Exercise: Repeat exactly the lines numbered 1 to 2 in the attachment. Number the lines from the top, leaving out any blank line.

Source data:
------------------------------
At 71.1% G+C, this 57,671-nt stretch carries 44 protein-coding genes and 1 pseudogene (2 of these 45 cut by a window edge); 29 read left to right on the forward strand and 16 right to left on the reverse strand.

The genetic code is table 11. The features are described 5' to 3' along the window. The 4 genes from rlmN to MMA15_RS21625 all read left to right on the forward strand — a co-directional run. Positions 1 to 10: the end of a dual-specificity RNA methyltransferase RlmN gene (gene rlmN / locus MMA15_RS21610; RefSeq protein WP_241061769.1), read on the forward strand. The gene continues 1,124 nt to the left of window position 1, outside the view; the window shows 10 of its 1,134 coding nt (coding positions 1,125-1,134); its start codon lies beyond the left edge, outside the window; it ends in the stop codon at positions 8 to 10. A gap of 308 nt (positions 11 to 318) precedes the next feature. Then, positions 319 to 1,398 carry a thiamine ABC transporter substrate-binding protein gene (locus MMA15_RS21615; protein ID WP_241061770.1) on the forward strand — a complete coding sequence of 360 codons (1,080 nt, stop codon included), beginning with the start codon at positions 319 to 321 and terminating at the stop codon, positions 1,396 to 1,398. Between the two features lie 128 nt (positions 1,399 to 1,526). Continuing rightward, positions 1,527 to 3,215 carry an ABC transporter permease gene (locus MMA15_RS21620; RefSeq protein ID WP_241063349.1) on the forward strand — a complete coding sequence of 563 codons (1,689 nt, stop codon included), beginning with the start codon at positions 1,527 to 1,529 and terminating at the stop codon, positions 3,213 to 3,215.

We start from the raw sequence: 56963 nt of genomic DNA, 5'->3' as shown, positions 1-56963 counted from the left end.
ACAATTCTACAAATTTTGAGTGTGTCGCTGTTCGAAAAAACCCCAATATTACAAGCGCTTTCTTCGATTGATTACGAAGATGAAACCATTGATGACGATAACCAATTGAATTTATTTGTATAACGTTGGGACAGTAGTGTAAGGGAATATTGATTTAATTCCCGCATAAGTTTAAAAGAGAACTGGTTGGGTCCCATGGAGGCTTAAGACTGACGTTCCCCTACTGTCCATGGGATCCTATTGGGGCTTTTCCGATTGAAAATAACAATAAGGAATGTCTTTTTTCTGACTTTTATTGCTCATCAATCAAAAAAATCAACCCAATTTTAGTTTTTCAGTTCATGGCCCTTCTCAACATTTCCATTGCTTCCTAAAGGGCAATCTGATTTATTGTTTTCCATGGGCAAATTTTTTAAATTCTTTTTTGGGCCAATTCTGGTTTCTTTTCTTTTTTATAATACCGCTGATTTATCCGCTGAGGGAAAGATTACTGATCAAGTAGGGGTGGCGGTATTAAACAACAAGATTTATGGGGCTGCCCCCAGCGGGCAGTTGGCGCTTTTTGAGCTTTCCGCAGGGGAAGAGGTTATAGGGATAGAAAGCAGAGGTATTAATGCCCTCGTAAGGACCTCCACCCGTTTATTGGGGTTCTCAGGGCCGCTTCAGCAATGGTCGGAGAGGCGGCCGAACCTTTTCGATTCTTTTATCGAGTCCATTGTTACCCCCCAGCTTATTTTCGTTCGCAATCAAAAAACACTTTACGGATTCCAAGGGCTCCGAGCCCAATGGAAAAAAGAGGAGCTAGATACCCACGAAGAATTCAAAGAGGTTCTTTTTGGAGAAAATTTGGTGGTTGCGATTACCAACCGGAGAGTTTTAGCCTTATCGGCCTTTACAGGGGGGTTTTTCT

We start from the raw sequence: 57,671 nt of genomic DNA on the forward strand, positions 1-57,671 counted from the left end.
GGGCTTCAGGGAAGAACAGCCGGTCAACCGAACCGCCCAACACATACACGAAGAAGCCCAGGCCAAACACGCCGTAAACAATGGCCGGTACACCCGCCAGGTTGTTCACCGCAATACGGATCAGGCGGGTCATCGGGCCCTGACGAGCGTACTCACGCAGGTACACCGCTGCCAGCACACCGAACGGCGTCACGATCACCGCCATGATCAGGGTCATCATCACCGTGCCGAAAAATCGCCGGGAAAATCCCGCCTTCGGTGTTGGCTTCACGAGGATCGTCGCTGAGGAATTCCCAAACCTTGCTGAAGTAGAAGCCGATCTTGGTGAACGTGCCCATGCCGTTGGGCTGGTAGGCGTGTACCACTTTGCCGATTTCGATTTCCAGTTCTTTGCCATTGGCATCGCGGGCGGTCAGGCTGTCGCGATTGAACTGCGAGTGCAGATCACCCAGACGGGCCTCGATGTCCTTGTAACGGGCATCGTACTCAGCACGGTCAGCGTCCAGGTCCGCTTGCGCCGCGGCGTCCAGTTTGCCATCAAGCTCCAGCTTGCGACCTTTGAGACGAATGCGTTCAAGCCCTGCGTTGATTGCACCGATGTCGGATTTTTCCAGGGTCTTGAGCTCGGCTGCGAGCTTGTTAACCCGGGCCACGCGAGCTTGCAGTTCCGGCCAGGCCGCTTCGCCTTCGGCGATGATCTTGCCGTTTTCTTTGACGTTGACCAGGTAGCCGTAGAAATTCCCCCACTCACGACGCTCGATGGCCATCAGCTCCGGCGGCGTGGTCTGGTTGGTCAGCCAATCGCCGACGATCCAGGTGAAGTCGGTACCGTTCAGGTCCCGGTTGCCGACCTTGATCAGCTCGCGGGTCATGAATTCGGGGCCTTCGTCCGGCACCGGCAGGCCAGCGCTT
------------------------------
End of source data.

At 71.1% G+C, this 57,671-nt stretch carries 44 protein-coding genes and 1 pseudogene (2 of these 45 cut by a window edge); 29 read left to right on the forward strand and 16 right to left on the reverse strand.

The genetic code is table 11. The features are described 5' to 3' along the window. The 4 genes from rlmN to MMA15_RS21625 all read left to right on the forward strand — a co-directional run. Positions 1 to 10: the end of a dual-specificity RNA methyltransferase RlmN gene (gene rlmN / locus MMA15_RS21610; RefSeq protein WP_241061769.1), read on the forward strand. The gene continues 1,124 nt to the left of window position 1, outside the view; the window shows 10 of its 1,134 coding nt (coding positions 1,125-1,134); its start codon lies beyond the left edge, outside the window; it ends in the stop codon at positions 8 to 10. A gap of 308 nt (positions 11 to 318) precedes the next feature. Then, positions 319 to 1,398 carry a thiamine ABC transporter substrate-binding protein gene (locus MMA15_RS21615; protein ID WP_241061770.1) on the forward strand — a complete coding sequence of 360 codons (1,080 nt, stop codon included), beginning with the start codon at positions 319 to 321 and terminating at the stop codon, positions 1,396 to 1,398. Between the two features lie 128 nt (positions 1,399 to 1,526). Continuing rightward, positions 1,527 to 3,215 carry an ABC transporter permease gene (locus MMA15_RS21620; RefSeq protein ID WP_241063349.1) on the forward strand — a complete coding sequence of 563 codons (1,689 nt, stop codon included), beginning with the start codon at positions 1,527 to 1,529 and terminating at the stop codon, positions 3,213 to 3,215.